Billy calls the north shore of Lake Erie the Canadian riviera. The guide books says that the four hundred kilometres between Windsor and Fort Erie are the most southerly in the country, and this together with the moderating effect of the lake allows a much broader variety of tree species to flourish. The Carolinian forest zone is home to trees such as hickory, sassafras, tulipwood and beech, more familiar south of the border.
This particular section of the Carolinian forest is called Norfolk County. Along with the aforementioned trees, it’s also home to my family. It’s where I grew up and played, and I still visit there regularly, both in my dreams and in real life (whatever that is). I was out walking in the woods with my parents, a while back, and we happened across this quiet little beech grove. It was just the kind of place I used to love to dawdle in as a child, I so I set up my camera and left it rolling to capture the day.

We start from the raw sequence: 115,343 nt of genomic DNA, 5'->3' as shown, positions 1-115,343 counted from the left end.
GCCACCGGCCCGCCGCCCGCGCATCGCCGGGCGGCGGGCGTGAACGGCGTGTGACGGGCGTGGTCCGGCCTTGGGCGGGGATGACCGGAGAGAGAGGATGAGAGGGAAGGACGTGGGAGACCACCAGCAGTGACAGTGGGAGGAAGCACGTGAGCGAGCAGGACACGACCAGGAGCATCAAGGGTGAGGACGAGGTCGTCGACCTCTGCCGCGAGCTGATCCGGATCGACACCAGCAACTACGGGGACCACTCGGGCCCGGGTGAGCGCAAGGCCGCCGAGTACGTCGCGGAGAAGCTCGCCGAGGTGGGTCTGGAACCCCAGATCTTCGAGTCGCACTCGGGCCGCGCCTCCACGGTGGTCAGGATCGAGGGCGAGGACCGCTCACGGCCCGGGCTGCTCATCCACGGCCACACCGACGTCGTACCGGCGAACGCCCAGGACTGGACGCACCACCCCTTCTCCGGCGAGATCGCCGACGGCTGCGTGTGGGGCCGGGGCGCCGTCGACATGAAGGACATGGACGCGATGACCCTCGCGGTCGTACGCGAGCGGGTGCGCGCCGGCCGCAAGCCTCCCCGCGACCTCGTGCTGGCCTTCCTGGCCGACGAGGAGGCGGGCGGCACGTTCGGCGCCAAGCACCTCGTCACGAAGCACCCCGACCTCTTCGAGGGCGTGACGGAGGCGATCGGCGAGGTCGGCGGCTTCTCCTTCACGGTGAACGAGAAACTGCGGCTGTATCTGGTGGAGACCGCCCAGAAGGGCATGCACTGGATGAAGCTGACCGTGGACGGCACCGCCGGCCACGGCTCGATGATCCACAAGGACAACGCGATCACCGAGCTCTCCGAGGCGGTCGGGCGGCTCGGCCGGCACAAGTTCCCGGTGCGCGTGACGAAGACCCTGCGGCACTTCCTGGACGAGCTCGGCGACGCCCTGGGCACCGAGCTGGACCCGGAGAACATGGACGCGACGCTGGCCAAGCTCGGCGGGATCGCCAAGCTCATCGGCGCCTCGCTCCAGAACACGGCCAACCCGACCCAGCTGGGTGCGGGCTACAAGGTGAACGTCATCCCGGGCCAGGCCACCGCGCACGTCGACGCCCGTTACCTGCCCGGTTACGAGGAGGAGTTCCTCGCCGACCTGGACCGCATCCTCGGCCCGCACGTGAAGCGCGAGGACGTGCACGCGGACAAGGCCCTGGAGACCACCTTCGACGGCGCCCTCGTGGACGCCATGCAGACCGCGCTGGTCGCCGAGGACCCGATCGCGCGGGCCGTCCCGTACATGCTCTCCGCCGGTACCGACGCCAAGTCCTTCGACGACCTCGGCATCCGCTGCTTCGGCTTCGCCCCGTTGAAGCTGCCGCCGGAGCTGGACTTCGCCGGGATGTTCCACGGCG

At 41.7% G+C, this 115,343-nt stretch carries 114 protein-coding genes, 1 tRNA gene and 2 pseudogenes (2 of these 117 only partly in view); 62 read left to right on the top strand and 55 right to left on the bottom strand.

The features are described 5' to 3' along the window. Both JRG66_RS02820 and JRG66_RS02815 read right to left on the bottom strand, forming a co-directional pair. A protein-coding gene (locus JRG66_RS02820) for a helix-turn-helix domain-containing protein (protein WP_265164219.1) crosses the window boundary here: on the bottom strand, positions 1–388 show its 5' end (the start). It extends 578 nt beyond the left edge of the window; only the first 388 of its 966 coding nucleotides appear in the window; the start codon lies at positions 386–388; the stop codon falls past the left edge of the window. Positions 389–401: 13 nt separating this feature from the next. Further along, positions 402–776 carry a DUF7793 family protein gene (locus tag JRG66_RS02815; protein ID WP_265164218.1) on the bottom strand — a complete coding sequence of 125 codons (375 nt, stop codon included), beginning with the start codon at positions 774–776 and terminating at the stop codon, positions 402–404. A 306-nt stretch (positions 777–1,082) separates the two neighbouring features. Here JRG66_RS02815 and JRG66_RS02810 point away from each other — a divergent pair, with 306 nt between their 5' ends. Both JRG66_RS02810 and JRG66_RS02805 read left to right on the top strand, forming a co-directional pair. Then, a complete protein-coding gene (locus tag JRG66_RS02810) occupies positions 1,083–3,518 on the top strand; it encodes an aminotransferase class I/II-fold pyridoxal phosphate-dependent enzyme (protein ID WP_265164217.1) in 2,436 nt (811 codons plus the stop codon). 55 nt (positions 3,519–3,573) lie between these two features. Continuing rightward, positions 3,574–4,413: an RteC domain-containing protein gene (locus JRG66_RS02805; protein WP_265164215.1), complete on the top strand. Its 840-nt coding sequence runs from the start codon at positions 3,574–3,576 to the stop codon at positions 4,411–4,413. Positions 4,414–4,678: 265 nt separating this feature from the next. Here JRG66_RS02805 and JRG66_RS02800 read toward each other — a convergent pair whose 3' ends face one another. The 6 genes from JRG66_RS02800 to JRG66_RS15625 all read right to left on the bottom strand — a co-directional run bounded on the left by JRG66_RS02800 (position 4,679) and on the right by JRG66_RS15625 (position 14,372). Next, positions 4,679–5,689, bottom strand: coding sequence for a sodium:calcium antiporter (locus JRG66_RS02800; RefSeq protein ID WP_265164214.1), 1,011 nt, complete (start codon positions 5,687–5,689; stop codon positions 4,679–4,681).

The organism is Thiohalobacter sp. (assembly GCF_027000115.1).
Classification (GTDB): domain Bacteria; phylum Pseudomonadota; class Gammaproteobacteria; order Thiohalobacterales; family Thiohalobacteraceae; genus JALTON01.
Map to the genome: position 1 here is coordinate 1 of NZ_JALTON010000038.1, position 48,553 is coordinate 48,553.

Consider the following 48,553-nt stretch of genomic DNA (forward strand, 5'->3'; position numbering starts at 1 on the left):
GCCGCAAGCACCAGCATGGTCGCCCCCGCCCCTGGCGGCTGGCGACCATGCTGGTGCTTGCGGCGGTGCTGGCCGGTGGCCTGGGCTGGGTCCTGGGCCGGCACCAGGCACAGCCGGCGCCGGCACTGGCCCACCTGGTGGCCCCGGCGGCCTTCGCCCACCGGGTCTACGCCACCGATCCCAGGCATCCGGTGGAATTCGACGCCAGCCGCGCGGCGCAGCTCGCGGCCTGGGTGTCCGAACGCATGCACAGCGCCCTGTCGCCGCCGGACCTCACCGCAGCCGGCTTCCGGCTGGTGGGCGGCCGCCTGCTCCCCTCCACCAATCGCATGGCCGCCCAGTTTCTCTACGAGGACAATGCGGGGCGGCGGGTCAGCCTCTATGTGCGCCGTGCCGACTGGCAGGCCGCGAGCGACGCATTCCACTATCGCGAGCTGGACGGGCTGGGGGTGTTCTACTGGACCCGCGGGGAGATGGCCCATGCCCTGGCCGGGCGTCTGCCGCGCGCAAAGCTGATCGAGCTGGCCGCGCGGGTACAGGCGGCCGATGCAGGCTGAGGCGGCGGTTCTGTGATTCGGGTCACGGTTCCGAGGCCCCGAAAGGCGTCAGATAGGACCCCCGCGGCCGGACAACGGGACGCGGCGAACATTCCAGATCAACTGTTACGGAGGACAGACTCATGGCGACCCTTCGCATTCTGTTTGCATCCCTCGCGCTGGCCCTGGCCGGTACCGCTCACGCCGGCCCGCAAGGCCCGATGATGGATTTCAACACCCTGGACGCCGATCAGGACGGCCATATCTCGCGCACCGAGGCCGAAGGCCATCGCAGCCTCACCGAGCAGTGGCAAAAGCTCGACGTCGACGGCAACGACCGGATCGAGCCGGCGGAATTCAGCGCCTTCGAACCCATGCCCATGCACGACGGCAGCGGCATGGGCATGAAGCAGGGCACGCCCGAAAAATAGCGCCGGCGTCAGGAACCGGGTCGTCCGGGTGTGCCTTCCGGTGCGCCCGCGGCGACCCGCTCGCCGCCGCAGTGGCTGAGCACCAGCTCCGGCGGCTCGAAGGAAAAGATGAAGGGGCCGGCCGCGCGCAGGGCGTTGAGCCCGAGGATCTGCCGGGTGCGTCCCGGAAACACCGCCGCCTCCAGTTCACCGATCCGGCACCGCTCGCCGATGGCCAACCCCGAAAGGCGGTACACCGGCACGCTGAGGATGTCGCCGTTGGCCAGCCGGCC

Watching it back, I’m struck by how busy the scene is, considering the composition is almost a still life. Listen. The shrieking sounds are red tailed hawks, cruising for red squirrel. The scolding sounds are red squirrels telling them to get lost. There are blue jays and crows adding their raucous opinions to the mix, and lots more I can’t even begin to identify.
It’s almost impossible to escape traffic these days anywhere in southern Ontario, and Norfolk County is so flat that sound just rolls across it. That rumble in the background is the noise of cars and trucks speeding along highway 3, far away. As much as I’d love this to be the pristine place I remember, with nothing but the sounds of nature to bother the ears, the traffic is there. I hear it, my mics hear it, and you can hear it! I hope it won’t spoil your enjoyment of the rest of this little movie.
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